Super group: Rock, funk and soul all-star group A Band of Killers was created by Johnny Trama, a Boston guitarist who’s played in Dub Apocalypse, Toussaint & The China Band and many other area acts. It features Tim Gearan on lead vocals and guitar, keys player Darby Wolf, Sonya Rae Taylor on vocals, Mark Hickox and Thomas Arey on bass and drums and guitarists Ryan Taylor and Kevin Barry. Saturday, Nov. 25, 6 pm., The Stone Church, 5 Granite St., Newmarket, $15 at

Song painter: With a voice that one writer enthused “goes down like red wine over good conversation,” Anna Paquin has five albums to her credit, with a new EP due next year. Sunday, Nov. 26, 1 p.m., Contoocook Cider Co., 656 Gould Hill Road, Contoocook; see

Still standing: In the early days of MTV, The Fixx reeled off a string of hits, including “Red Skies,” “Stand or Fall” “Saved by Zero” and the smash “One Thing Leads to Another.” Lead singer Cy Curnin and guitarist Jamie West-Oram also contributed to Tina Turner’s Private Dancer album, appearing in her “Better Be Good to Me” video. Their classic lineup is still intact, apart from a few changes at bass. Tuesday, Nov. 28, 7 p.m., Tupelo Music Hall, 10 A St., Derry, $40 and up at

The Hunger Games: The Ballad of Songbirds and Snakes (PG-13)

Coriolanis Snow grows from an ambitious teenager into the guy who will one day be Donald Sutherland in The Hunger Games: The Ballad of Songbirds and Snakes, a prequel to the Katniss-era Hunger Gameses based on the book by the same name.

In the movie’s main timeline, Coriolanis (Tom Blyth) is a high school senior or something who is trying to win a big scholarship that will not only cover his university tuition but also get money to his family. The Snows were once a big noise in the Capitol, the ruling city of Panem, the dystopia where all this business is set. But then there was a rebellion and both of Coriolanis’ parents died and now they are sort of shabby gentry with Coriolanis and his big-sister-like cousin Tigris (Hunter Schafter) living with their grandmother (Fionnula Flanagan) in an apartment they can’t quite afford. On the day when Coriolanis expects his winning of the Plinth Prize to be announced, the school’s head Casca Highbottom (Peter Dinklage, who seems like he’s really trying) tells the top students that they have one more task before anyone’s getting any scratch. They will all become mentors for competitors in the upcoming Hunger Games, a death match ritual featuring children from the 12 Districts the Capitol rules.

The Hunger Games, now in their 10th year, are not the hot-ticket reality show Super Bowl-like blowout they are in the later movies. Their ratings have declined so much the ruling government seems on the fence about whether they should still have them. Dr. Volumnia Gaul (Viola Davis), a games designer and bio-weapons designer and general nutcase, is really insistent that they continue and I think hopes the mentors will jazz them up a little. Though why exactly is unclear. As viewed in this movie (and actually, in the whole series), the Hunger Games seem like a waste of time (and an easy target for dissenters) for this authoritarian regime that seems to be having enough trouble just keeping itself out of civil war.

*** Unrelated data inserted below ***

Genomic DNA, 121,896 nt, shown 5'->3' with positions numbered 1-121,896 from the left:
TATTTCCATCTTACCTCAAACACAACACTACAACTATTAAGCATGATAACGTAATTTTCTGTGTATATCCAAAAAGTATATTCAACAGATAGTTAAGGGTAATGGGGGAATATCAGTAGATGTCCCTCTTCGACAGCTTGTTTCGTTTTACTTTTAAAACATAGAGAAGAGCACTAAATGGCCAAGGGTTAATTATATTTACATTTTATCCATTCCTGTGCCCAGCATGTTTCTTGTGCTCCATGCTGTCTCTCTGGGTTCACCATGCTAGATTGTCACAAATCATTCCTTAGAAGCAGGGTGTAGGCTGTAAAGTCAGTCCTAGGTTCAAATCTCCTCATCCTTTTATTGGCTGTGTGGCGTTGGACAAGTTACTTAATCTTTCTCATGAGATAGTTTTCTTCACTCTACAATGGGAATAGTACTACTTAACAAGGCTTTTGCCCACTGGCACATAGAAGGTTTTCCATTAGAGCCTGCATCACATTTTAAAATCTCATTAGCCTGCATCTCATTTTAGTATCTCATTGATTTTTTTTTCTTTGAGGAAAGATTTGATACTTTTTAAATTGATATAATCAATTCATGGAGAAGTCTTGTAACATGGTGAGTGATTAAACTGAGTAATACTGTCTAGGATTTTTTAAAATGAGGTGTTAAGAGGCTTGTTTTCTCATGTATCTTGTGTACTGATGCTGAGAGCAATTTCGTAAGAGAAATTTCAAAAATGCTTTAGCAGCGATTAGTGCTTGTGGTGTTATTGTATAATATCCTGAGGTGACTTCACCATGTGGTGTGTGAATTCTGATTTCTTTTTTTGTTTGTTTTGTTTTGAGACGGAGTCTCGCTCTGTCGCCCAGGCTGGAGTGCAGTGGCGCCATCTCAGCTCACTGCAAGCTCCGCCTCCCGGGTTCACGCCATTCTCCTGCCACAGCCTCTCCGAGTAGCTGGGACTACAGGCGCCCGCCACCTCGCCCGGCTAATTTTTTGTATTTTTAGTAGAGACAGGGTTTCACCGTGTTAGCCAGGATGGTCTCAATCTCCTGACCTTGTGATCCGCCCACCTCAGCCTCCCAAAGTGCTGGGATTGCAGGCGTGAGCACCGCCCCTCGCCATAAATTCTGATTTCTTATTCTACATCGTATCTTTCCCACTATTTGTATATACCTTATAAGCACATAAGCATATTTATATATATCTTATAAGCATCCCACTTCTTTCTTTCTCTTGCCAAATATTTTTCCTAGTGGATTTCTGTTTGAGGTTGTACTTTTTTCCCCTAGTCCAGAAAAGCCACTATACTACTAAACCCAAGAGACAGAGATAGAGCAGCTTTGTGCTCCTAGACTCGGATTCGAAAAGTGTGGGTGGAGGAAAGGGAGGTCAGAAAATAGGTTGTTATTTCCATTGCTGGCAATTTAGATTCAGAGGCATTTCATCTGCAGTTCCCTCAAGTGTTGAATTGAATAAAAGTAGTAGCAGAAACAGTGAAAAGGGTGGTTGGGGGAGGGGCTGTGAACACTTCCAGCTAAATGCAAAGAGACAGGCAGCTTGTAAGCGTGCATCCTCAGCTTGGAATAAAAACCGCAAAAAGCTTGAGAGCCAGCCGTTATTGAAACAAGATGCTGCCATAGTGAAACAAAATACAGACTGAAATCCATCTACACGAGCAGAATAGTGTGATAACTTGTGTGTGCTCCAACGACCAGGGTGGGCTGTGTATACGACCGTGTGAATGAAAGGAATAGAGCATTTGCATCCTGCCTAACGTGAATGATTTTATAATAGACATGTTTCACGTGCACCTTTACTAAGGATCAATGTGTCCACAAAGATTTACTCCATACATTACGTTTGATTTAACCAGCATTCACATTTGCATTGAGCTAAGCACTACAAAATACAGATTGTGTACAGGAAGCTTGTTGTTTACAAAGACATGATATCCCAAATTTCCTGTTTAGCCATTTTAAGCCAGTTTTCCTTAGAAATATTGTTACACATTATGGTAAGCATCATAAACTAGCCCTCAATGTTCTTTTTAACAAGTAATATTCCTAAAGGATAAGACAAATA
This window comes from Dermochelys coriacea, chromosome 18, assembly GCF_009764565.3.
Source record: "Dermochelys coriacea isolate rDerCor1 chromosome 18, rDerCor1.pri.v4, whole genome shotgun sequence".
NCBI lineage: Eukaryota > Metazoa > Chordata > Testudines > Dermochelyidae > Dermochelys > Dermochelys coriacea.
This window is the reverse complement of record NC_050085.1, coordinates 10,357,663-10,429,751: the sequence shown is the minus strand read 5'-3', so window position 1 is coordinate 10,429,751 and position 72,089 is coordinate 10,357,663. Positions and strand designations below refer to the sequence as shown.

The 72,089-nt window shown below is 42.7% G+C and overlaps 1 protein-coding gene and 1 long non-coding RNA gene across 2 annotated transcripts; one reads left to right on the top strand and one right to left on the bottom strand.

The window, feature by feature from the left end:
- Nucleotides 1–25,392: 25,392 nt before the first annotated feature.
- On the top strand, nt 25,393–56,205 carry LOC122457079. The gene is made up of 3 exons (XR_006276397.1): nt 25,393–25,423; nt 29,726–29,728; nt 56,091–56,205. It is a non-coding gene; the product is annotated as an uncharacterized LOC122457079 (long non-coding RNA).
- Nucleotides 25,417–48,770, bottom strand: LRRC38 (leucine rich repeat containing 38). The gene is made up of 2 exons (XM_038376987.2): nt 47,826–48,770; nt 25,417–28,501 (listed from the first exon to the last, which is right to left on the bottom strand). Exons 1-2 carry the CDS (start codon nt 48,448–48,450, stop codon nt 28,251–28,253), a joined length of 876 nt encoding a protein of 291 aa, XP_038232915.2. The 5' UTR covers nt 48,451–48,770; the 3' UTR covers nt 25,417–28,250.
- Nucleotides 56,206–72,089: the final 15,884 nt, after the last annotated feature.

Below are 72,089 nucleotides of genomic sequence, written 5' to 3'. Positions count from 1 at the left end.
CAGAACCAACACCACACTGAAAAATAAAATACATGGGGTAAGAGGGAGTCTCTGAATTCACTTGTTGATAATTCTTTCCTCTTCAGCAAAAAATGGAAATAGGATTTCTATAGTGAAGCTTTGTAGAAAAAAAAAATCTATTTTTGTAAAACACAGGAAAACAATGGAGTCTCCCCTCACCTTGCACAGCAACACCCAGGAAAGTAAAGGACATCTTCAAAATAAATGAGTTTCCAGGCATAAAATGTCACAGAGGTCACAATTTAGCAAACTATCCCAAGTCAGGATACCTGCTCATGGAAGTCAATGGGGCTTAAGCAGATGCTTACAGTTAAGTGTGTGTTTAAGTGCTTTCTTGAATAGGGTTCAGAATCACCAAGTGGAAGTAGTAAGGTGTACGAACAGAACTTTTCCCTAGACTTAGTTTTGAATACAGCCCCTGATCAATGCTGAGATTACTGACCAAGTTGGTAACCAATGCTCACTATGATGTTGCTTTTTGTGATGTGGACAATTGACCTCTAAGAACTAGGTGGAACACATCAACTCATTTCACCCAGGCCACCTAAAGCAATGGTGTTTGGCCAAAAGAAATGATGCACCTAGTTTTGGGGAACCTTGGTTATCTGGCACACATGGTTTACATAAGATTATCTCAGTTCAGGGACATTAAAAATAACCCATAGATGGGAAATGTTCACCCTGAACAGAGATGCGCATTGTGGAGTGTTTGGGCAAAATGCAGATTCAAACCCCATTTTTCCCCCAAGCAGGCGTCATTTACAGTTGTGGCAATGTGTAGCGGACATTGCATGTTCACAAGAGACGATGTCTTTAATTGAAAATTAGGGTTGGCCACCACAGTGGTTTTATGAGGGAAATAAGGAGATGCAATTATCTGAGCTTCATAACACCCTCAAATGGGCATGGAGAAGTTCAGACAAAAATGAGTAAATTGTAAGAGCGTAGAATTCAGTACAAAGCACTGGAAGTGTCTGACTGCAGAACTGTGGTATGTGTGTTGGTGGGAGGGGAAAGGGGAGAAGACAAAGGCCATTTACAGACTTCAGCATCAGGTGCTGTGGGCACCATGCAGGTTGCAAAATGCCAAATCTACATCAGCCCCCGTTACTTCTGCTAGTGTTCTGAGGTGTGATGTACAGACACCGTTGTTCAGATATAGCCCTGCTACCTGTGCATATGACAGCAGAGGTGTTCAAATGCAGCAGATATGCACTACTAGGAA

Anyway, victory by the competitors in the games will mean victory for the students competing for the Plinth Prize. And “victory” doesn’t necessarily mean being the last gamer standing. It can also mean having a competitor with a compelling story who gets people to tune in. Lucky for Coriolanis, his mentee is Lucy Gray Baird (Rachel Zegler, having fun with what she’s given). When Lucy Gray’s name is called during the reaping, she responds with a knowing smile. As she walks to the podium, surrounded by whispers, in a fancy Belle Epoque-y dancing girl dress, she stops to put a snake down a girl’s back and then she sings a defiant little song into the mic. A member of a tribe of traveling musicians, she’s known for twangy folk tunes and boyfriend seducin’. So much more personable than the girl with tuberculosis!

Snow quickly figures out how to play the publicity game element of the Hunger Games, helping to develop some of the elements — donate to your favorite player! — that will become an important part of the Games in the later years. Also giving hints to what the Games will become is a theatrical weatherman named Lucky Flickerman (Jason Schwartzman) who is trying to make this show all it can be.

Dinklage might be the guy doing more Serious Acting than this movie warrants, but Schwartzman seems to be the guy really finding a tone and leaning all the way in with it. His Lucky doesn’t exactly fit with the vibe of the rest of the movie, but he’s definitely the film’s most entertaining element.

This movie falls somewhere between “the dark education of a could-go-either-way Coriolanis Snow” and “a guy who starts off as an ambitious opportunist remains ambitious, sees opportunities.” As the Games progress, Coriolanis’ desire to have Lucy Gray be successful for his own goals turns into actual desire for Lucy Gray. They are, for a while, in love. Or either one or both of them is playing a long con to use the other for their advancement in this morally bankrupt society. Or life is complicated and both things are true. Intellectually, I like that the movie lets you read the story it’s telling in a few different ways. In fact, the more I thought about the way this movie’s character motivations were constructed, the more interesting I found it.